Despite its familiar feel, this year’s Day of Remembrance wasn’t the same as always. Only weeks before the vigil took place, a local transgender young woman, Shelley Hilliard, was declared missing. Her dismembered and mutilated body was discovered shortly after, along the side of a major freeway. Since Shelley was young, transgender, African American, and involved in the commercial sex industry, her death was bitterly unremarkable. Transgender people—especially women, people of color, and sex workers—encounter extreme risk in daily life. Take a minute to scroll through the names on the Remembering Our Dead website (http://www.gender.org/remember/ ), where transgender people who have been murdered due to hate are honored and acknowledged, and you’ll notice the patterns. What made Shelley’s death significant in our community, at this time, was the fact that so many of us knew and loved her. For us, Shelley wasn’t a statistic—she was our friend, and our neighbor.

In the few short days following revelations regarding what happened to Shelley, and the TDOR event, committee members reached out to Shelley’s mother, Lyniece Nelson. I’ll admit, when I first heard of plans to honor Shelley in the Day of Remembrance ceremony, I was concerned. I knew that Shelley’s loss was a devastation to the community, and that her memory deserved our respect; but I was worried that the time was too soon, and feelings too raw.

All my concerns subsided, at the Vigil. With incredible strength, Mz. Nelson rose to the head of our gathering,  just days after identifying the body of her daughter, and she spoke with love and determination about the injustice our whole community had suffered—and more importantly—about the struggle we each inherit, to create a safer world for everyone. At the end of her speech, Mz. Nelson shared in embrace with Sylvia Gurrera—the mother of slain transgender teen Gwen Arujo. Mz. Gurrera had arranged to keynote the event well in advance, and the timely meeting of the two mothers was more than just poignant: it was rousing. The strength of these mothers, in the face of such great loss, was inspiring—a memory I won’t forget any time soon.

Memorable as these moments were, what truly caught me off guard was the feeling of solidarity, respect, and true dedication I could feel, as I stood alongside members of my team. In my first few years as a trans activist, I’ve become accustomed to the shared commitment of other transgender people to create a more socially just world for people of all genders. But attending the Day of Remembrance vigil as part of Team Detroit was the first time in my memory that I felt truly allied with people outside the trans community, in continuing that struggle.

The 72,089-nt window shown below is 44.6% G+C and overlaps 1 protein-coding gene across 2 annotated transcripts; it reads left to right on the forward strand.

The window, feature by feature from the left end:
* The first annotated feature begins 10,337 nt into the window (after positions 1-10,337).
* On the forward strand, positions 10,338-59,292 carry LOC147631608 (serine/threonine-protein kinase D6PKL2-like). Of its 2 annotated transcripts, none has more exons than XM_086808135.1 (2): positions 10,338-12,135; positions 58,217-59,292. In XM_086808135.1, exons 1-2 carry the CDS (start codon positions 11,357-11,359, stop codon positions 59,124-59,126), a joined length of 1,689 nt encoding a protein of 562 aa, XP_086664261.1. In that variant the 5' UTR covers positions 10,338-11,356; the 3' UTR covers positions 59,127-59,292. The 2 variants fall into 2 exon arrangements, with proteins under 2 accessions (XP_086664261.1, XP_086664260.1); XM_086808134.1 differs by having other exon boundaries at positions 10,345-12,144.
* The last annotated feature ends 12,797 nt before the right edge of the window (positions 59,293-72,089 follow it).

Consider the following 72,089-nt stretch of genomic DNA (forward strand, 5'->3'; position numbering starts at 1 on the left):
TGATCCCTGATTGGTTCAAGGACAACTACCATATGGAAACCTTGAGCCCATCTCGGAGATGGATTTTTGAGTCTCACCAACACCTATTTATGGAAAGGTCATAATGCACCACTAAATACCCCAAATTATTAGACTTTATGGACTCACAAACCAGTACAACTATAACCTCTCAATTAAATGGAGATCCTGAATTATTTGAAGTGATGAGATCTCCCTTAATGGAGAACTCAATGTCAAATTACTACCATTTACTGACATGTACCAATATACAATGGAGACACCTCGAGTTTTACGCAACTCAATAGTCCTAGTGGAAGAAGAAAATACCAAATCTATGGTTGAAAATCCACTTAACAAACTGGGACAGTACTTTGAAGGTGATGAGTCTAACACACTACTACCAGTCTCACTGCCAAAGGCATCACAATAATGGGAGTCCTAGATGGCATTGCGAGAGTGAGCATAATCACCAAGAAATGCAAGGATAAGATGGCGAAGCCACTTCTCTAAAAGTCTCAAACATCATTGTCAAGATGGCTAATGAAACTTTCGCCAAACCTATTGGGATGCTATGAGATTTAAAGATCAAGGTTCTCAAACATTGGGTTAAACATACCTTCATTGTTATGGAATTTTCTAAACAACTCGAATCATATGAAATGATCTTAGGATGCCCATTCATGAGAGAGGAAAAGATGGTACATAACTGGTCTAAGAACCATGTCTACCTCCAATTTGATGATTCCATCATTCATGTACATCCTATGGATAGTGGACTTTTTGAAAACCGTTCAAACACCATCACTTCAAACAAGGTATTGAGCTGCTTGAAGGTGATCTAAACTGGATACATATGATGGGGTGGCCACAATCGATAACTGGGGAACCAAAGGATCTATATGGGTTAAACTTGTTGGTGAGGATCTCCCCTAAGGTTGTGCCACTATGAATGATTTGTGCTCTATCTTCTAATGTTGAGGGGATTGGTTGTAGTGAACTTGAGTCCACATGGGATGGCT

For me, this feeling confirmed what I’ve heard so many times before—by AIDS United representatives at pre-service, our city supervisor and team coordinator during the hiring process, and alumni who excitedly urged me to apply for the program, when I first mentioned my interest. A true dedication, passion, and commitment to the work we do is what defines an AmeriCorps member. For people involved in this journey of learning and of service, the commitment we make to stand beside community members across the country, in struggle for a better world, is genuine, and is something we carry throughout our lives. Hearing these words from others inspired me; but feeling their truth for myself was nothing short of humbling.

With the Day of Remembrance behind us, now, I’m excited for times ahead. I know that the challenge of working for HIV/AIDS prevention in Detroit won’t be easy. I’m not daunted, though. I’m energized and emboldened by the dedication of my teammates, and determined to make this year count.

Team New Mexico – Make a Difference Day

in AmeriCorps

madd1It was a lovely morning on Make a Difference Day 2011 for Team New Mexico. We collaborated with the Air Force Research Laboratory team to offer some assistance in giving a facelift to the St. Martin’s Hospitality Center, a homeless shelter and care center located in downtown Albuquerque. St. Martin’s provides many needed services for the homeless and near-homeless, including hot meals, shower facilities, clothing exchange, mental and behavioral health case management, job placement, rural and community outreach, substance abuse treatment, program housing, self-sufficiency, storage of cherished belongings, and stranded homeless travelers’ aid.